To be or not to be – Shakespeare, Hamlet Soliloquy, music by Cesare Morelli (sung in Hungarian)
To be; or not to be; that’s the Question.
Whether’t be nobler in the mind;
to suffer the slings and arrows
of outrageous fortune; or to take arms
against a sea of trouble, and by opposing end them?
To die; to sleep; Noe more.
And by a sleep to say wee end the Heartake,
and the thousand nat’rall shocks the flesh is Heir to,
is a consummation devoutly to be wished.
To die; to sleep. To sleep; perchance to dream;
I, there’s the rubb. For in that sleep of death,
what dreames may come;
when we have shuffled off this mortall Coyle,
must give us Pause. There’s the respect,
that makes Calamity of so long life.
For who would bear, the whipps and scorns of Time,
the Oppresour’s wrong, the poor man’s Contumelys,
the pangs of despis’d Love, the Law’s delays,
the Insolence of office, and the spurns
that patient Meritt of the unworthy takes,
when hee himself might his Quietus make,
with a bare Bodkin? Who would these fardles bear,
to groan and sweat under a weary life,
but that the dread of something after death,
that undiscover’d Country, from whose Borne
no Traveller returns, puzzles the will, and makes us
rather bear, those Ills wee have, than flie
to others that we know not of?
Thus, Conscience makes Cowards of us all;
and thus, the native Hue of Resolution,
is sickly’d o’re with the pale Caste of Thought;
and Enterprizes of greatest Pith and Moment,
with this reguard, their Currents turn awry,
and Loose the name of Action.
Text variant from the ayre of Cesare Morelli’s sheet music
Hogy lenni, vagy inkább nem lenni? Ez a kérdés.
Mi az, mi embervolthoz méltóbb,
viselni tán a vak sors csapásait,
csak tűrni? Vagy inkább fegyvert fogni,
szembeszállni, véget vetni tenger kínnak?
A halál csak alvás — nem más.
És ettől végre nyugszik fájó szívünk,
véget ér az ezer nyűg, mi létünk jussa:
Az elhálás, a nász, mit vágyva vágyni kell.
A halál csak alvás, s az alvás álmot hoz tán.
Jaj! Itt a gond. A halál álma
még mit tartogat?
Levetni, hogyha kell, e porhüvelyt,
megálljt ez mond. Ez az a rettenet,
mitől a kínos földi lét oly hosszan tart.
Az évek kíméletlen, kínzó ostorát,
a zsarnok elnyomást, sok önhitt, pimasz frátert,
a viszonzatlan szerelmet, a jogtiprást,
a hivatali önkényt, s hogy a tisztességre
köpnek, mindezt ki tűrné el,
ha önmagának máris békét adhat?
Csak egy éles tőr kell! Kí tűrne létnyomort,
ki hordana izzadva terhet itt,
hacsak e kín, a rettegés, a félsz
az ismeretlen hontól, ahonnét még
utas meg nem tért, nem fékezi?
Hát így választjuk mind az ismerősebb rosszat,
semmint egy ismeretlen mást.
Lám, gyáva, mert fontolgat az ember,
és a biztos válasz tiszta színét
így mossa szét a szürke ráció,
a büszke s bátor pillanat döntései
így válnak köddé, belőlük így lesz
nagy tett helyett nagy semmi.
translated by Gábor Domján
Baroque guitar (vihuela strung as 5 course baroque guitar)
copy built by Tihamer Romanek in 2013. The original instrument: „Quito vihuela” (Iglesia de la Compañía de Jesús, Quito, Ecuador).
Samuel Pepys, famous for his cryptograph diary of contemporary historical value, had his favourite poems set to music by his own household composer and guitar teacher Cesare Morelli. The manuscript MS 2591 at Magdalena College, Cambridge, contains 51 of these works, including Shakespeare’s famous Hamlet soliloquy.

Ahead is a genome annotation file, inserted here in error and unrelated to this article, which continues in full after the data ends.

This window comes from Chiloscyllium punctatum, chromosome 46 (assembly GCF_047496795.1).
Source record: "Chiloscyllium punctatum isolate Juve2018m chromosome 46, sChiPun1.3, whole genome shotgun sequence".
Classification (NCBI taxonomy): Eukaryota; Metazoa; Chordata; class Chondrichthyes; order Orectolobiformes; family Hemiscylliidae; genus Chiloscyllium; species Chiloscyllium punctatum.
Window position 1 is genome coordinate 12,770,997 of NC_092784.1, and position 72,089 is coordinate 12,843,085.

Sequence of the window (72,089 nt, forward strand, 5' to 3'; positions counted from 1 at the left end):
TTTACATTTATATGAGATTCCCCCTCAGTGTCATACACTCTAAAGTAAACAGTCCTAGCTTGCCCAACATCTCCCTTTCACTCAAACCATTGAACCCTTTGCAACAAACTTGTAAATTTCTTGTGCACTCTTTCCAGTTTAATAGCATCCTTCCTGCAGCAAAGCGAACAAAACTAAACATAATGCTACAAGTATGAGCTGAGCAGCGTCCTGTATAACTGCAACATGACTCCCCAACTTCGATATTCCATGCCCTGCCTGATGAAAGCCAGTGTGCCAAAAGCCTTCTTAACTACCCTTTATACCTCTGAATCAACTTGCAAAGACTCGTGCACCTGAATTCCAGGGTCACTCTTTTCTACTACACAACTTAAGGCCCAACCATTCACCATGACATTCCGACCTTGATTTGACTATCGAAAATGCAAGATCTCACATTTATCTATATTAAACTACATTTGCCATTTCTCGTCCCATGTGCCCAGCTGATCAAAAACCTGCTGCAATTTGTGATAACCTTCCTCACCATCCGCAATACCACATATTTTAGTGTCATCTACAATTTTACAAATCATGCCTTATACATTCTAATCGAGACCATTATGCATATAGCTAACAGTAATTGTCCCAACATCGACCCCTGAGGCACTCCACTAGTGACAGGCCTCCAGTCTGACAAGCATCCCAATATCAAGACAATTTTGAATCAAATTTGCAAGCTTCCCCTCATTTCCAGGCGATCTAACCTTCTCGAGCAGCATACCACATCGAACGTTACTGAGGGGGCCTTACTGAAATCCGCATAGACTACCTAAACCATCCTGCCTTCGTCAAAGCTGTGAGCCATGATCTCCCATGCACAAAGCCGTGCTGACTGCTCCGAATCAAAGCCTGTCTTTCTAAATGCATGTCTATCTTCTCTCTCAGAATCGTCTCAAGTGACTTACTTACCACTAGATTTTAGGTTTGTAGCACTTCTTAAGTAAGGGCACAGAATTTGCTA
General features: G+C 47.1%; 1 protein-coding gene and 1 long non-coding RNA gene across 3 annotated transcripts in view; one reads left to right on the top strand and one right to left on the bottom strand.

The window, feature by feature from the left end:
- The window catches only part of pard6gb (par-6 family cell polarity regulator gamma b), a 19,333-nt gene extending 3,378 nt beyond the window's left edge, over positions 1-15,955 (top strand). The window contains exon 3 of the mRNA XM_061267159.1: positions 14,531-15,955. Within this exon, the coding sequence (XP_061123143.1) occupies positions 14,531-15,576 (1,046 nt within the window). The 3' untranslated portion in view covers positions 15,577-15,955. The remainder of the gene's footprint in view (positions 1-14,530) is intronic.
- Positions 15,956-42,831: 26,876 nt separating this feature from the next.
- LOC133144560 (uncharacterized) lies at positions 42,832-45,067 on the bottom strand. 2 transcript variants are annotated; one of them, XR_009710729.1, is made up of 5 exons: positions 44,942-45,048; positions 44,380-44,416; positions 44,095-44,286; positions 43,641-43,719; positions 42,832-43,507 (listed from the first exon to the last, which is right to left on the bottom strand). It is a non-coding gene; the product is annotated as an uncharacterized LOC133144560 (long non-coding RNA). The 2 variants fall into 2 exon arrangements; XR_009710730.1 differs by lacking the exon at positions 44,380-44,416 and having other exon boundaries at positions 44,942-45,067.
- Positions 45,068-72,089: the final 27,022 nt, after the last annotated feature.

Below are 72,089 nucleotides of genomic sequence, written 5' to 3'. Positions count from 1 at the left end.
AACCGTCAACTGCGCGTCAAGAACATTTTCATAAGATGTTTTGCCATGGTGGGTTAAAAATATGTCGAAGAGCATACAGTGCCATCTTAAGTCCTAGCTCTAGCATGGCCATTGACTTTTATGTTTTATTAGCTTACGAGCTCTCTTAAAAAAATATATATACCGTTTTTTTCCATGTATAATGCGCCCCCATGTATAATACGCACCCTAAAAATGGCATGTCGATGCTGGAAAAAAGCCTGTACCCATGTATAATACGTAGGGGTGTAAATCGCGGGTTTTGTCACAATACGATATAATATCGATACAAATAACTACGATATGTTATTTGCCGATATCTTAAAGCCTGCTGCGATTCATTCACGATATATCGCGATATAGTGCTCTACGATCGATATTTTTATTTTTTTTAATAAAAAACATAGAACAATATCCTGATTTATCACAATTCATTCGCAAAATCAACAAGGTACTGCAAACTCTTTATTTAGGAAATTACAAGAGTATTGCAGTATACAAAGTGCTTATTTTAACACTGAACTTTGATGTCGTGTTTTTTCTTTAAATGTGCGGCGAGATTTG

In 1667, Pepys still wrote on the baroque guitar in this way:
„I there espied Seignor Francisco tuning his Gittar, and Monsieur De Puy with him, who did make him play to me: which he did most admirably, so well I was mightily troubled that all that pains should have been taken upon so bad an instrument.”
Later on, when King Charles the second was learning to play the guitar, this 5 course instrument came into fashion and then in 1675 Cesare Morelli, a Catholic musician who was then living in Portugal, was put into the service of Samuel Pepys in England. His Catholicism and his refusal to enter the Anglican Church caused Pepys serious problems. For the first time, in 1678, all Catholics were banished 30 miles from London. At that time Pepys kept in touch with his household musician by letters, which may have had something to do with his own imprisonment shortly afterwards. It was only after his release that he was sometimes able to take guitar lessons in person from his esteemed master who by regulation had to live in the countryside. Pepys was thus most likely unable to acquire any particular virtuosity on the baroque guitar as Morelli left England in 1682.
About my presentation:
My aim was not to give a historically authentic presentation. If so, it would have to be more opera-aria-like sounding I believe. Also, the accompaniment could certainly have sounded far more elaborate if – let’s say – Morelli had played and Pepys had sung the song. Several of these more “authentic” performances can be found on youtube. Apart from wanting to give my own interpretation of the work in Hungarian, I was also concerned – as Pepys probably was – to put a simple, amateur guitarist’s like accompaniment to the song. Morelli, perhaps keeping Pepys’ abilities in mind, indicated only chords and their strumming up or down in the tablature. That’s pretty much what I did.
About the translation:
I would rather call it a paraphrase of a song lyric. My primary concern was singability. The musical arrangement dictates where and what should be heard from the original text. It was important for me to stick to this trying to keep the original melody and rhythm as much as possible. (At some points it was impossible as Hungarian words are about 30% longer than English ones, which is why our famous 19th c. poet János Arany translated the 35-line Hamlet monologue in 37 lines, for example.)
On this site which was meant to be made for translations chiefly, you can listen to the Hungarian version only, but I have recorded the original English version as well. This can be found separately here.